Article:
Monday, September 30, 2002

Visited The Esplanade: Theatres on the Bay yesterday during its open house. Though intially unimpressed despite all the hype in the media, I ended up liking the place quite a lot after seeing it "in the flesh", so to speak.

First, the design is actually pretty good. The durian-like roofs give it an air of grandeur, and make it distinctly Singaporean -- but whether the architects intended to create such an effect remains unknown. However, I think its location is a stroke of genius. Situated at Marina Bay with a panoramic view of the skyline and the sea, it certainly warrants comparison with that other seafront theatre, namely the Sydney Opera House.

The interior is tastefully decorated, but with the massive crowds squeezing past each other, I couldn't get a proper glimpse of the overall design. I did, however, get a look inside the concert hall, which has a seating capacity of 1,600, and suspiciously closely resembles the Royal Albert Hall -- from the pipe organ above the stage, to the domed ceiling ( but comes nowhere close in terms of class, of course ).
Acoustics-wise, the concert hall definitely has it. The 2 performances I attended were given by the MGSS choir and Budak Pantai. While the former lacked power, the latter blew me away with its hearty a capella renditions of "My Cherie Amour" ( a Stevie Wonders classic ), Richard Marx's "Right Here Waiting" and even "Ke Ren Lai" ( a famous children's ditty ). Their rich tenor and bass voices filled the hall and gave me goose pimples. Just imagine what it'll sound like with a full orchestra -- The London and New York Philharmonic orchestras will be gracing the stage come October, but sadly, tickets are all sold out.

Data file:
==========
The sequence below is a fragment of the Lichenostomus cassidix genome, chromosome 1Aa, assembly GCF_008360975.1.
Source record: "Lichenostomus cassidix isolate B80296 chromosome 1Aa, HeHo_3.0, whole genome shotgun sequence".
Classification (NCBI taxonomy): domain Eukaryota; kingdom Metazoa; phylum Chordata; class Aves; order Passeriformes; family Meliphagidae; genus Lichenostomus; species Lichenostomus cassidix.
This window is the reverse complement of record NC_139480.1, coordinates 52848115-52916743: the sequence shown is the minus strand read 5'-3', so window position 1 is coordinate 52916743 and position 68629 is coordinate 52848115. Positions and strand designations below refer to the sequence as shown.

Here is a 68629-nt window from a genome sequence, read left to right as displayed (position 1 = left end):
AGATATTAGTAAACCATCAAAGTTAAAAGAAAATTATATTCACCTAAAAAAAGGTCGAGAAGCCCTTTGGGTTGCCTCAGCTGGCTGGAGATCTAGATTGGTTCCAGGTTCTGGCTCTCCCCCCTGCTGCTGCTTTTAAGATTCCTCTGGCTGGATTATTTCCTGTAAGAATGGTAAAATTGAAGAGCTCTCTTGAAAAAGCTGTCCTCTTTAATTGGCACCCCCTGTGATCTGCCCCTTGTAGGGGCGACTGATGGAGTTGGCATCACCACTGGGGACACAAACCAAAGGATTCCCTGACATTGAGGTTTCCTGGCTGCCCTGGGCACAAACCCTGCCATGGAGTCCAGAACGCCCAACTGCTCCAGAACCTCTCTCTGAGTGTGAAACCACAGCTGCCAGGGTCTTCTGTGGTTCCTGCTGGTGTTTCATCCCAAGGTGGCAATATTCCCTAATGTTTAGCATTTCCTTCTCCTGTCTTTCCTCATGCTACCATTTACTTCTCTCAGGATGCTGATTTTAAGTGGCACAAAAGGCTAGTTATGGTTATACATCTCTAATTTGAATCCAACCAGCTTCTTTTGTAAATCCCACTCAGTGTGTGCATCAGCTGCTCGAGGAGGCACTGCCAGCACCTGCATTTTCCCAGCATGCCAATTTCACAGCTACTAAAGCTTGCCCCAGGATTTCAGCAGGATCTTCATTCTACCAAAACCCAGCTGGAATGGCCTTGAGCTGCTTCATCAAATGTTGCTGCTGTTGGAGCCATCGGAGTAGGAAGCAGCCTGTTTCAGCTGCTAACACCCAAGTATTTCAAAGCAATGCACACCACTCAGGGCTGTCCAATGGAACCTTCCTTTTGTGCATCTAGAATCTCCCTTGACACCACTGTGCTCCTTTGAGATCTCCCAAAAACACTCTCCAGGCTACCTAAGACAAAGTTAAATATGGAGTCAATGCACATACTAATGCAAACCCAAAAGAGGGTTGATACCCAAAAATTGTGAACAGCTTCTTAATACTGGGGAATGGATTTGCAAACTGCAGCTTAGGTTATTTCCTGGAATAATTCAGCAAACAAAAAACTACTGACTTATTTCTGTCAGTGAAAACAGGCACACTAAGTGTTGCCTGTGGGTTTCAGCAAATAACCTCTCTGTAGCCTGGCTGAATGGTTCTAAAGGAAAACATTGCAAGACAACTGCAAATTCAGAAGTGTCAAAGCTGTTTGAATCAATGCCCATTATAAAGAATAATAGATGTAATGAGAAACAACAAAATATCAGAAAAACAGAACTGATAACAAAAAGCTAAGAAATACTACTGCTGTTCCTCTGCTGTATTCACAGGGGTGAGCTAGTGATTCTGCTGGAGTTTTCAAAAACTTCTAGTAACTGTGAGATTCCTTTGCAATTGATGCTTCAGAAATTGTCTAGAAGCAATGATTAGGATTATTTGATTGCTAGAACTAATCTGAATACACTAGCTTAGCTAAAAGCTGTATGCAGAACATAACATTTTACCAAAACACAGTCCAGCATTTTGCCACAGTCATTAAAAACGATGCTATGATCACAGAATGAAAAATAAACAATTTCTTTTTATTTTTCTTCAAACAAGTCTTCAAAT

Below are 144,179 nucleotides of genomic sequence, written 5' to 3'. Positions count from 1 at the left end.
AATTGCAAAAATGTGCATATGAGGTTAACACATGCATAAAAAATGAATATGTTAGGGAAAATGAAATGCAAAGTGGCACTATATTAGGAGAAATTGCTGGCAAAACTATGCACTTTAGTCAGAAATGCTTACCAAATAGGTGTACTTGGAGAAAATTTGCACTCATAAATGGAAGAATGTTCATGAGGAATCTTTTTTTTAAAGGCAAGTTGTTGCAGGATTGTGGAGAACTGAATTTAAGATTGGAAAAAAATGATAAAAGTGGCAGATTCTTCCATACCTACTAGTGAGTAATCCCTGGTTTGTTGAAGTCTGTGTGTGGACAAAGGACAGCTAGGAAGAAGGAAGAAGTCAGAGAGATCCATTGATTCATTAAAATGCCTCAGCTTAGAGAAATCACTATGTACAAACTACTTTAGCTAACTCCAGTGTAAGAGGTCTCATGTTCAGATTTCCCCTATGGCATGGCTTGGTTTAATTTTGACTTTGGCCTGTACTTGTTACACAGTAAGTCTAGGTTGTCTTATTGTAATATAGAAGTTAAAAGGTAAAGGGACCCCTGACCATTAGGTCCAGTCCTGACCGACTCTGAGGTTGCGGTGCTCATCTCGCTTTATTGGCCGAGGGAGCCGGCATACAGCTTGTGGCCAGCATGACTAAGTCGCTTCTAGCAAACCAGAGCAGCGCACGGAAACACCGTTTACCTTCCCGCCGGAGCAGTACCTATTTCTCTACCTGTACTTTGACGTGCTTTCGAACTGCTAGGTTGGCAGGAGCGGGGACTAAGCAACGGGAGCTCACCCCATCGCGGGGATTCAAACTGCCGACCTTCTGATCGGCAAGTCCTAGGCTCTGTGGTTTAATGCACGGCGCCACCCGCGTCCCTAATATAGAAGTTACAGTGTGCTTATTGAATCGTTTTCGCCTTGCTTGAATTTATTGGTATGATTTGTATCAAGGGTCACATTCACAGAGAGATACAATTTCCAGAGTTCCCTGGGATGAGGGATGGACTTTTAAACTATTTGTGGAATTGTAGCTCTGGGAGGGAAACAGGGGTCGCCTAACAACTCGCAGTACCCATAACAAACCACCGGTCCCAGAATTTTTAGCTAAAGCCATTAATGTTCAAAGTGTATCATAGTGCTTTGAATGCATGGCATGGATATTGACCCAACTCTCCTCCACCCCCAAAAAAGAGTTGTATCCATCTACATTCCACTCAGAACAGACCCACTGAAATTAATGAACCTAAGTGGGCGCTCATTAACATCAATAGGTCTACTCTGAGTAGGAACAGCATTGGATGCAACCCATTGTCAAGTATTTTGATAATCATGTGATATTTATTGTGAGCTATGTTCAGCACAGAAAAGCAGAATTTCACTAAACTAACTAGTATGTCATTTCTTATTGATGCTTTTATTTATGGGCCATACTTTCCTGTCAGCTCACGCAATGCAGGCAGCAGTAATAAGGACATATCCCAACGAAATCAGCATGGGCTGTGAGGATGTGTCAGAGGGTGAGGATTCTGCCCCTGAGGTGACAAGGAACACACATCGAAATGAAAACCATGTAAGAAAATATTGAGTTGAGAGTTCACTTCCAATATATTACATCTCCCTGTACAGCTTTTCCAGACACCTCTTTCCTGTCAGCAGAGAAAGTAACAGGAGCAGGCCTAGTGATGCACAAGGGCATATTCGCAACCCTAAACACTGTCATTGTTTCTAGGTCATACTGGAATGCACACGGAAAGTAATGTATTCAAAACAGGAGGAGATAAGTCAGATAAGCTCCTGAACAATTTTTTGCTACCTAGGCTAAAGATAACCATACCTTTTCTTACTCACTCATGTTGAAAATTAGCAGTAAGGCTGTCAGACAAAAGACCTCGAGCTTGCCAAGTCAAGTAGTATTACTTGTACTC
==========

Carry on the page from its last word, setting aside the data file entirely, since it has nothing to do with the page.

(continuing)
Outside, there's a scenic Waterfront area with al fresco dining. The restaurants are mostly small and not very well-known. Prices will probably be around the higher ranges, so it'll be better to eat at One Fullerton ( located just 10-15 minutes' walk away ).

I still prefer the Singapore Indoor Stadium, which never fails to humble me with its size ( 10,000 seating capacity ). But The Esplanade will be a fabulous venue for musicals and classical performances. Hope the ticket prices will be more affordable though -- currently, top prices for the more popular concerts are $200 a head.

Next, did anyone read Life! today? Samuel Lee, one of the resident reporters, gave "Restless" 3 1/2 stars!?!?!?!?!?
There are, of course, a few reasons I can give for this erroneous review.
1) He has really weird taste.
2) He has a thing for Carol Tham and/or Jean Danker. ( What better way to get them interested than to say, "Hi, I'm so-and-so, the reporter who gave your show 3 1/2 stars."? )
3) He's one of the uncredited producers.
4) He was really drunk when he watched the pilot episode.

Last but not least, it's Matt Damon festival on cable in October, so stock up on blank video tapes and whip out your SCV catalogues. I don't have mine with me at the moment, so I can't give exact dates, but here're the movies which will be screened.